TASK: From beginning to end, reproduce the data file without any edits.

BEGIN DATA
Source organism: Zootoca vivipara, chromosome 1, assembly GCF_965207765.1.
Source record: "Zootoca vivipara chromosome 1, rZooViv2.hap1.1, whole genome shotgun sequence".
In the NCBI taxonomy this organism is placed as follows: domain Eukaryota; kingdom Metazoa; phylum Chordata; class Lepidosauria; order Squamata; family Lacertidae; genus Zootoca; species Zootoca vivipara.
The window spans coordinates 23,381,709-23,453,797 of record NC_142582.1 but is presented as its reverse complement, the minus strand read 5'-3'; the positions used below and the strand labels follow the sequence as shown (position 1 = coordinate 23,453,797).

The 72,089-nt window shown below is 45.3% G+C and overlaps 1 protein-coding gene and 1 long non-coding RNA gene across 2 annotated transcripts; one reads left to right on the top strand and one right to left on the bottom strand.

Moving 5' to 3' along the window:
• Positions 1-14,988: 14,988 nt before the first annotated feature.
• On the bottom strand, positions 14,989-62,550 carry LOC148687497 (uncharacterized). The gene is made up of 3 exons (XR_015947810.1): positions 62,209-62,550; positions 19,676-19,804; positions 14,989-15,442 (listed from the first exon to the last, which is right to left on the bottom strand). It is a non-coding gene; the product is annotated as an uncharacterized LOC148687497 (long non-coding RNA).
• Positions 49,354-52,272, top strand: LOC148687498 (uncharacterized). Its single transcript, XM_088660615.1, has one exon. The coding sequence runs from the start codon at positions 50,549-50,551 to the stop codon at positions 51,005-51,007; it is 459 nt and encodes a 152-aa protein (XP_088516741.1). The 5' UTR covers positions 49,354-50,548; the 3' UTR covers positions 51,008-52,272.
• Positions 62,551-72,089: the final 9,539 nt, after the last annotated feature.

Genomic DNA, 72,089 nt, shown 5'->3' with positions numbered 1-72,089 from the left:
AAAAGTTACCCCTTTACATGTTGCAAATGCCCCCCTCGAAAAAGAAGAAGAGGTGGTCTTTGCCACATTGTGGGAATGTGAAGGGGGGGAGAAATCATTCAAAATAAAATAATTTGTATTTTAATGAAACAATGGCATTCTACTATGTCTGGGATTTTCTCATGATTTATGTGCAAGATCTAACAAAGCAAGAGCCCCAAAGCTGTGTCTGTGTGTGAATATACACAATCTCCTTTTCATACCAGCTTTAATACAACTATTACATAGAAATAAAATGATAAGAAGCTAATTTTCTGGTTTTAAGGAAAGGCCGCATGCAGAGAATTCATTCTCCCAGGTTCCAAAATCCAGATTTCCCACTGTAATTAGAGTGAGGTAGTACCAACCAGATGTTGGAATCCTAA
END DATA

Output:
Source organism: Zootoca vivipara, chromosome 1, assembly GCF_965207765.1.
Source record: "Zootoca vivipara chromosome 1, rZooViv2.hap1.1, whole genome shotgun sequence".
In the NCBI taxonomy this organism is placed as follows: domain Eukaryota; kingdom Metazoa; phylum Chordata; class Lepidosauria; order Squamata; family Lacertidae; genus Zootoca; species Zootoca vivipara.
The window spans coordinates 23,381,709-23,453,797 of record NC_142582.1 but is presented as its reverse complement, the minus strand read 5'-3'; the positions used below and the strand labels follow the sequence as shown (position 1 = coordinate 23,453,797).

The 72,089-nt window shown below is 45.3% G+C and overlaps 1 protein-coding gene and 1 long non-coding RNA gene across 2 annotated transcripts; one reads left to right on the top strand and one right to left on the bottom strand.

Moving 5' to 3' along the window:
• Positions 1-14,988: 14,988 nt before the first annotated feature.
• On the bottom strand, positions 14,989-62,550 carry LOC148687497 (uncharacterized). The gene is made up of 3 exons (XR_015947810.1): positions 62,209-62,550; positions 19,676-19,804; positions 14,989-15,442 (listed from the first exon to the last, which is right to left on the bottom strand). It is a non-coding gene; the product is annotated as an uncharacterized LOC148687497 (long non-coding RNA).
• Positions 49,354-52,272, top strand: LOC148687498 (uncharacterized). Its single transcript, XM_088660615.1, has one exon. The coding sequence runs from the start codon at positions 50,549-50,551 to the stop codon at positions 51,005-51,007; it is 459 nt and encodes a 152-aa protein (XP_088516741.1). The 5' UTR covers positions 49,354-50,548; the 3' UTR covers positions 51,008-52,272.
• Positions 62,551-72,089: the final 9,539 nt, after the last annotated feature.

Genomic DNA, 72,089 nt, shown 5'->3' with positions numbered 1-72,089 from the left:
AAAAGTTACCCCTTTACATGTTGCAAATGCCCCCCTCGAAAAAGAAGAAGAGGTGGTCTTTGCCACATTGTGGGAATGTGAAGGGGGGGAGAAATCATTCAAAATAAAATAATTTGTATTTTAATGAAACAATGGCATTCTACTATGTCTGGGATTTTCTCATGATTTATGTGCAAGATCTAACAAAGCAAGAGCCCCAAAGCTGTGTCTGTGTGTGAATATACACAATCTCCTTTTCATACCAGCTTTAATACAACTATTACATAGAAATAAAATGATAAGAAGCTAATTTTCTGGTTTTAAGGAAAGGCCGCATGCAGAGAATTCATTCTCCCAGGTTCCAAAATCCAGATTTCCCACTGTAATTAGAGTGAGGTAGTACCAACCAGATGTTGGAATCCTAA